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Gibson Guitar set up.


wezzywest

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Hi,

How do you find the Gibson factory set up. Do you have the action altered or is it spot on for you?

Are you a strummer or picker, I am just wondering what style of playing people find the factory set up suits. I have just played a few slope shoulder Gibsons, and found the action more or less spot on when I strummed some chords. When I tried some travis picking, I felt the action a little bit on the high side, although not much, when playing at the dusty end. My existing guitar which is a Brook, is set really low, so I imagine that's what I am used to. When I get my Gibson it will be mainly for strumming, and my Brook for picking. What have you good people done when a new Gibbo arrives?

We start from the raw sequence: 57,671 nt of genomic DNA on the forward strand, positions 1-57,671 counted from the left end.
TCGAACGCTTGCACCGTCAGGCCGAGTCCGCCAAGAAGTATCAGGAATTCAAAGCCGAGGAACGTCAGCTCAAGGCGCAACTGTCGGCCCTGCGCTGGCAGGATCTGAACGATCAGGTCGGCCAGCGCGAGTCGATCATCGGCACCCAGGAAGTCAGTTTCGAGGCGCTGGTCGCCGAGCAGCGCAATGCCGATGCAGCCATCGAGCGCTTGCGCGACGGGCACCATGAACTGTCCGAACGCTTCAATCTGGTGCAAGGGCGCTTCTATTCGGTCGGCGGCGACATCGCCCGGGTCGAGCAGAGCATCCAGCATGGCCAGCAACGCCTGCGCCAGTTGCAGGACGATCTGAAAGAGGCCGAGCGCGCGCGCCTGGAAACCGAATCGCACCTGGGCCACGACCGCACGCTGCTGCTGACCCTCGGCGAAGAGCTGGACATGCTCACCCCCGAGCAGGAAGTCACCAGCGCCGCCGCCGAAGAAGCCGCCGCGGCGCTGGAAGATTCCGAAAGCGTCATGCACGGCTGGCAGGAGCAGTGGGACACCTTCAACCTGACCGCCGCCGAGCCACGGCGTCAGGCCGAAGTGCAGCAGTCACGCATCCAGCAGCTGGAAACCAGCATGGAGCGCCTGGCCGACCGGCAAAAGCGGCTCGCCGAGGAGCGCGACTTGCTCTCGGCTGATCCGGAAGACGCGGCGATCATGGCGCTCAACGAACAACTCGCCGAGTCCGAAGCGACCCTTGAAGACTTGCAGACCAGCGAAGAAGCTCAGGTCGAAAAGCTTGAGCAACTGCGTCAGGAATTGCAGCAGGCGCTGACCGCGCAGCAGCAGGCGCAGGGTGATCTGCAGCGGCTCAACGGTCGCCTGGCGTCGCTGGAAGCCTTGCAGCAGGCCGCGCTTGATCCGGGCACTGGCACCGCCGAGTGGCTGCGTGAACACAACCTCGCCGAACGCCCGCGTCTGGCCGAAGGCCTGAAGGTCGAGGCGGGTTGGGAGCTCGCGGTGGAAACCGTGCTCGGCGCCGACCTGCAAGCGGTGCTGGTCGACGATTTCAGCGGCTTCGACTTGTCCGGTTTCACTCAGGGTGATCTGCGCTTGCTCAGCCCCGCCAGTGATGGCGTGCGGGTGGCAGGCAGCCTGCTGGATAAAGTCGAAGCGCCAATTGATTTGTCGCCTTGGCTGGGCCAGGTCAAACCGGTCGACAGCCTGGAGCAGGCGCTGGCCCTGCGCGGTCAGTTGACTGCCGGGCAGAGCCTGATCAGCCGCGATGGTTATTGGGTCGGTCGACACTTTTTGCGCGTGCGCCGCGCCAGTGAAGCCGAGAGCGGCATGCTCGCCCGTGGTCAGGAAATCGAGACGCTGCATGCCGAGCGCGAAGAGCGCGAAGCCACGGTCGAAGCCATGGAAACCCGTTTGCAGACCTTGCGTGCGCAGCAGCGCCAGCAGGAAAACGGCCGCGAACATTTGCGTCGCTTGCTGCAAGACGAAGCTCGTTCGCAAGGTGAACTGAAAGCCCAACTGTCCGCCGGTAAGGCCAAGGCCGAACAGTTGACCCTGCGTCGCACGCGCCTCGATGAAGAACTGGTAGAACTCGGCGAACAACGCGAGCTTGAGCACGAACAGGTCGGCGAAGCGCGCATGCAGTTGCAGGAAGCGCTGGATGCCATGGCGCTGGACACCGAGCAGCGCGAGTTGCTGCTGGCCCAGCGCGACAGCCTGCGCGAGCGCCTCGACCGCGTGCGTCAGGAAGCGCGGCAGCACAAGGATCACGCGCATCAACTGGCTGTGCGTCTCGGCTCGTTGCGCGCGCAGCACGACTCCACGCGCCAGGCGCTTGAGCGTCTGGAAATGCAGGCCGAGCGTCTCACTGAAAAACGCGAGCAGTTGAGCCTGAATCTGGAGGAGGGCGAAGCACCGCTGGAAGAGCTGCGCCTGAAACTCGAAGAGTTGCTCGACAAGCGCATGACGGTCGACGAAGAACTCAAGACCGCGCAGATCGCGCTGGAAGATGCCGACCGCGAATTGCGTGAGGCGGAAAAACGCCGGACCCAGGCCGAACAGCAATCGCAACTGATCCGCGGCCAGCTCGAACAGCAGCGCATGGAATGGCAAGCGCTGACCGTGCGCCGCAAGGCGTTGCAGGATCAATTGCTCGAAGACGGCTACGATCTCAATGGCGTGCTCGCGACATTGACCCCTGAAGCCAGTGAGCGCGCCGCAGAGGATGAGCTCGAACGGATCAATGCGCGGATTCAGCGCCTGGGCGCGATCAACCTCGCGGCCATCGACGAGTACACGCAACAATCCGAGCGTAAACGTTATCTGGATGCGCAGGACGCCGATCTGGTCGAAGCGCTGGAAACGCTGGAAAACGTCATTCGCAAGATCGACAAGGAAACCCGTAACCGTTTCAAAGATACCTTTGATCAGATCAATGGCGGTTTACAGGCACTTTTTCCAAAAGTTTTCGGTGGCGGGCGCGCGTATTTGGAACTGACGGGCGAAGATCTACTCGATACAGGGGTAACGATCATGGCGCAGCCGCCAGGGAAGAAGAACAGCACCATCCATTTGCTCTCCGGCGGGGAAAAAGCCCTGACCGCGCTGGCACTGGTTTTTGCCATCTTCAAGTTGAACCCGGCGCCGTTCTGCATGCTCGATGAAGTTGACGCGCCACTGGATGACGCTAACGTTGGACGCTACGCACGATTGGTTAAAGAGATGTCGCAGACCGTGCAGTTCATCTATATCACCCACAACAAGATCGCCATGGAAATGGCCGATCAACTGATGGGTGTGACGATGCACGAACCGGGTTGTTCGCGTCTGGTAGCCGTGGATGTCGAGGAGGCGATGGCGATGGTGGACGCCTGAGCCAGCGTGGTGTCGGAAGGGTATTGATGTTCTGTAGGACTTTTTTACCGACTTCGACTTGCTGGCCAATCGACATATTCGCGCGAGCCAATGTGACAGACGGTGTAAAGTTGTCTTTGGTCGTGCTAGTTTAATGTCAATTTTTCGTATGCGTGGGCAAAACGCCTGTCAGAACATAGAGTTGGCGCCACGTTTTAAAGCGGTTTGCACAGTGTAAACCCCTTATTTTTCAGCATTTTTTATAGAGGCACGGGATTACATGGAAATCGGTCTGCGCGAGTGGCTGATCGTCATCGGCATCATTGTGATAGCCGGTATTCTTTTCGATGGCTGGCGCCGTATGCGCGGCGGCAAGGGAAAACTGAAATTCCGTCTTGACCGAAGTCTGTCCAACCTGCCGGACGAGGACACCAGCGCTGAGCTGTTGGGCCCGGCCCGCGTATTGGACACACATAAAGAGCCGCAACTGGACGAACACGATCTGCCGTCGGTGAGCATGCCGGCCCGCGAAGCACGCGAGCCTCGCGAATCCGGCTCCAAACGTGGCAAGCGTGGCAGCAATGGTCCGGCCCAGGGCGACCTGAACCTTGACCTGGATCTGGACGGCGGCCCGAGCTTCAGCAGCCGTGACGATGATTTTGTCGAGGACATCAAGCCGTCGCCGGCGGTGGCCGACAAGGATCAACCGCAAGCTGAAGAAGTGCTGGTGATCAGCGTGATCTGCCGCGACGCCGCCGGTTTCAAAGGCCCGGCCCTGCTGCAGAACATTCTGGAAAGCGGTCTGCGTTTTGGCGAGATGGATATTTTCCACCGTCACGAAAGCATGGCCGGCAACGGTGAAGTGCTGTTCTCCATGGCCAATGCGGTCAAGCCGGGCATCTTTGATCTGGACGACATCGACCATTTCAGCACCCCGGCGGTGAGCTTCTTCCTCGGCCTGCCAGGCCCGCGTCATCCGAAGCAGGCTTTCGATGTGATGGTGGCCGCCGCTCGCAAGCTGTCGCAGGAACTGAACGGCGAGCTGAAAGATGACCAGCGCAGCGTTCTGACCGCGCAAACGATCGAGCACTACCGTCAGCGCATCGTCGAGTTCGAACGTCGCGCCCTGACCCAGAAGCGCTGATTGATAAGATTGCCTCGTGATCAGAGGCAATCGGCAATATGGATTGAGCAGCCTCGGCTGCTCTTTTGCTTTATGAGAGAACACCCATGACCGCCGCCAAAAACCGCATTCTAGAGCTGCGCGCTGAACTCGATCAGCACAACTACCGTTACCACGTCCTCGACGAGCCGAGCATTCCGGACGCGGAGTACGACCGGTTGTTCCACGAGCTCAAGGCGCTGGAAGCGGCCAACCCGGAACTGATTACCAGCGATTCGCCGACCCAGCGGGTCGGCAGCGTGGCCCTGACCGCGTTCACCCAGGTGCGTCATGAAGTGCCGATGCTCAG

Cheers.

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Hi wezzzy,

 

One thing id advise , is that there are quite a few gibsons around with not a lot of grace left on the saddle .

Id struggle to get mine lower , its borderline too high as i like a real low action...

If yoire picking one and like a low action keep your eye on the saddle to ensure you have enough there should you require to take some off.

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On every Gibson I have ever owned I had to have the nut slots depend ever so slightly to get to where I was comfortable. If I put a capo on the third fret, and depress the low E stirnd behind the capo to the first fret, I like to hear a "tick" but I don't want to be able to easily see the string bend. Everyone that I let play these guitars would always say "this is spot on". Well, it wasn't for me. I am a weakling, and I don't use a pick. So for me to get the lower action I always wanted, hd to have the nut slots slightly deepened. This is not work I do myself - I have two guys (Luthiers) that I use that "get it".